Ryanair to recruit 125 new pilots in the 'next week or two'

Ann Santiago
September 22, 2017

Ryanair Chief Executive Michael O'Leary said last week his firm was finalizing a bid to buy Alitalia.

In the memo, Michael Hickey thanked those pilots who have already offered to operate during their month off.

The low-priced Irish airline is forced to cancel up to 50 flights every day from today until October 28 because they "messed up" plotting their pilots' schedules and holidays, BBC confirmed.

More than 700 Ryanair pilots have quit overall complaining of mistreatment and saying O'Leary treats them with "utter contempt", The Sun says.

"The bigger issue is that this debacle is opening the floodgates for pilots to demand better pay and working conditions", Heracleous said. However Michael O'Leary has told the Ryanair AGM that pilots "do not want unionisation". "Every airline around the world knows that the pilot market is tightening and has been tightening for a number of years".

Ryanair pilots across Europe are now looking for improved contracts.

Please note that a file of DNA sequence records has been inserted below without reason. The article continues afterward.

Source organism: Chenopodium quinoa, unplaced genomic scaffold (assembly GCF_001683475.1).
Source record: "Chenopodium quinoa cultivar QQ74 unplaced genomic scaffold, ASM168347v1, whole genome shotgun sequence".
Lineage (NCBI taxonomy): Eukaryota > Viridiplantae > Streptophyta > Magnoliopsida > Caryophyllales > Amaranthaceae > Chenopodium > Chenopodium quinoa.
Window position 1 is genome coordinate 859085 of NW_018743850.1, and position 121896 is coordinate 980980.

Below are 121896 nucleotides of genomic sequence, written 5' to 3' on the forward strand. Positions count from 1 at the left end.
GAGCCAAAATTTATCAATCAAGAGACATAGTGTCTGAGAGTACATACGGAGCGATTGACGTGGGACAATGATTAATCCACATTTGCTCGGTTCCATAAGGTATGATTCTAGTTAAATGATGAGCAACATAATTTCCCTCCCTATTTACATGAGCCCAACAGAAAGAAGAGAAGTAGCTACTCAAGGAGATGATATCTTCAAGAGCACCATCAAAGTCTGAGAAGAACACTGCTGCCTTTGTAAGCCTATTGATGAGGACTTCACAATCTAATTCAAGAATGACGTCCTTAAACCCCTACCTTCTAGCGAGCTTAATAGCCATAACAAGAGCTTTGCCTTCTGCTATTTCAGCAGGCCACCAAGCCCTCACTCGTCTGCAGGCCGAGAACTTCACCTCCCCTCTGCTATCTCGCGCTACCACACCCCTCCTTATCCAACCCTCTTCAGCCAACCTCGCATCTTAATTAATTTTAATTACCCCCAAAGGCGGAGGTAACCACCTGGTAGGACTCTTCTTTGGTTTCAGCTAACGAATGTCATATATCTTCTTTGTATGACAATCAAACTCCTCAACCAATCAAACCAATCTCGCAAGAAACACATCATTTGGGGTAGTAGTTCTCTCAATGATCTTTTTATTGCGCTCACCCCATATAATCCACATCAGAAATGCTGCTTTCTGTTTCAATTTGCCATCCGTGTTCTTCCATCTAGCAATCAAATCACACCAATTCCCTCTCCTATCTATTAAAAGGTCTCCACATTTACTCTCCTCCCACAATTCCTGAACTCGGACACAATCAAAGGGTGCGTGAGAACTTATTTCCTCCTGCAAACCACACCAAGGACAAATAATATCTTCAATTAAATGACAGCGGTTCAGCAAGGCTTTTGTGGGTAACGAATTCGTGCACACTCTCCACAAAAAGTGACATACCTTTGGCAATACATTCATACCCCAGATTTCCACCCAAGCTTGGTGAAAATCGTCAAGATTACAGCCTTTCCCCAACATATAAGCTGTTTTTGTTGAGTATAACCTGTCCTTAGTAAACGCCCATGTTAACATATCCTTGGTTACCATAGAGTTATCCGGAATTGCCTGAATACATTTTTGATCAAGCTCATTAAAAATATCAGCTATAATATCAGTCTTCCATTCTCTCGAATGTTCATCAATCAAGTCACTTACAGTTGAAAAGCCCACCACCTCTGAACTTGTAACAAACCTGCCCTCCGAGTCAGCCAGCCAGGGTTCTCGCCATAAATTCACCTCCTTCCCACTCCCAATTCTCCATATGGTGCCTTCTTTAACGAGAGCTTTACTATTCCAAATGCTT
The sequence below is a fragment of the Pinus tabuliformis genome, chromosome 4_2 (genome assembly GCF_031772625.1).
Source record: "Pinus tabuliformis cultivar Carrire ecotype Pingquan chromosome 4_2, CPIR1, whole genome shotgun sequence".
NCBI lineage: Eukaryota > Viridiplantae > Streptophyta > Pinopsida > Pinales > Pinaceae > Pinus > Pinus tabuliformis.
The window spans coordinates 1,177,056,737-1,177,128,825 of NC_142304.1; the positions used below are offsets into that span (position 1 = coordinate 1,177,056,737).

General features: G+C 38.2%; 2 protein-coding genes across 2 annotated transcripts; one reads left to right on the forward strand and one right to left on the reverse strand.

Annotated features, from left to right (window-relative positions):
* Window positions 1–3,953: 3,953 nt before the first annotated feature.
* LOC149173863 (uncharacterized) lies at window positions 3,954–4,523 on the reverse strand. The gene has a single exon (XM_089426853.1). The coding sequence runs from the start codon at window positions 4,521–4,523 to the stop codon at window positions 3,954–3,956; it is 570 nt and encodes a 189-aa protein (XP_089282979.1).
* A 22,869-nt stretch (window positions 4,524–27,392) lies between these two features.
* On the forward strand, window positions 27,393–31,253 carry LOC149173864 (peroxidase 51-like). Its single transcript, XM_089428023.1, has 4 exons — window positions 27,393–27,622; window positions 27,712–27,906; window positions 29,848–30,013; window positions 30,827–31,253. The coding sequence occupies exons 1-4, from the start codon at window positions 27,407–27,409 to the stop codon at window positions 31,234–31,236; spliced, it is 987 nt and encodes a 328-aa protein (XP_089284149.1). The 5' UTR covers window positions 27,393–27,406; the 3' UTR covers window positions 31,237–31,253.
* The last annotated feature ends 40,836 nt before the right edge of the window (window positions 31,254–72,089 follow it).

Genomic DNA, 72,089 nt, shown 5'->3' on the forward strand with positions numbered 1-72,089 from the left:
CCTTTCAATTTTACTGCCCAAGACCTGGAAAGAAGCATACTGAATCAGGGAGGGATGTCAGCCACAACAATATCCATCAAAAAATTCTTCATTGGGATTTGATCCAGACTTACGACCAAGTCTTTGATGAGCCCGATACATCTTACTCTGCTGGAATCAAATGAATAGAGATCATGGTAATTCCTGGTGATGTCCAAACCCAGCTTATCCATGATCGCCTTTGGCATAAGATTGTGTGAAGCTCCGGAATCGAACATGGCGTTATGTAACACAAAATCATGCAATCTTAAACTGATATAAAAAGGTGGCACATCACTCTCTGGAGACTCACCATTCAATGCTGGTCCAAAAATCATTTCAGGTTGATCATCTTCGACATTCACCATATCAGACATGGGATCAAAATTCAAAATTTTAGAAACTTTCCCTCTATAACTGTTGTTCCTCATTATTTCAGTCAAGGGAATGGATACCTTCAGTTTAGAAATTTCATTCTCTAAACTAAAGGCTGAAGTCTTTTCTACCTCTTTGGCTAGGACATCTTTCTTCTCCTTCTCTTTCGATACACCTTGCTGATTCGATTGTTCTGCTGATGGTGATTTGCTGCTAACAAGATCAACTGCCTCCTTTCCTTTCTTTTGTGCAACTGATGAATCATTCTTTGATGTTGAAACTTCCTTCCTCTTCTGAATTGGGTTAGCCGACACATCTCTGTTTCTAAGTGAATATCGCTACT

However, the bonus is not applicable to pilots who have resigned and are working their notice prior to 31 October 2018, nor will it be offered to pilots with more than four unauthorised absences during this period.

Further evidence of the pilot crisis has emerged when it became known that Ryanair had been using LinkedIn to actively seek out and offer bounties to trained Boeing 737 captains to join Ryanair.

The carrier had offered pilots bonus payments of up to €12,000 to forgo their holiday entitlements.

Italy's antitrust authority on Wednesday opened a probe into budget airline Ryanair for suspected "improper commercial practices" related to its mass cancellation of flights this autumn.

Ryanair boss Michael O'Leary admitted for the fist time today that his airline cancelled nearly 2,000 flights because it doesn't have enough pilots, leading angry shareholders to criticise his "gung-ho management attitude".

Mr O'Leary said the airline had "some goodies" to propose to pilots, but added: "If pilots misbehave, that will be the end of the goodies".

Consumer group Which? told the Daily Telegraph that it believes Ryanair's efforts are insufficient and have left customers "hunting around for information", meaning they could fall foul of the rules. I say sorry on behalf of Ryanair. "What we have messed up is the allocation of holidays".

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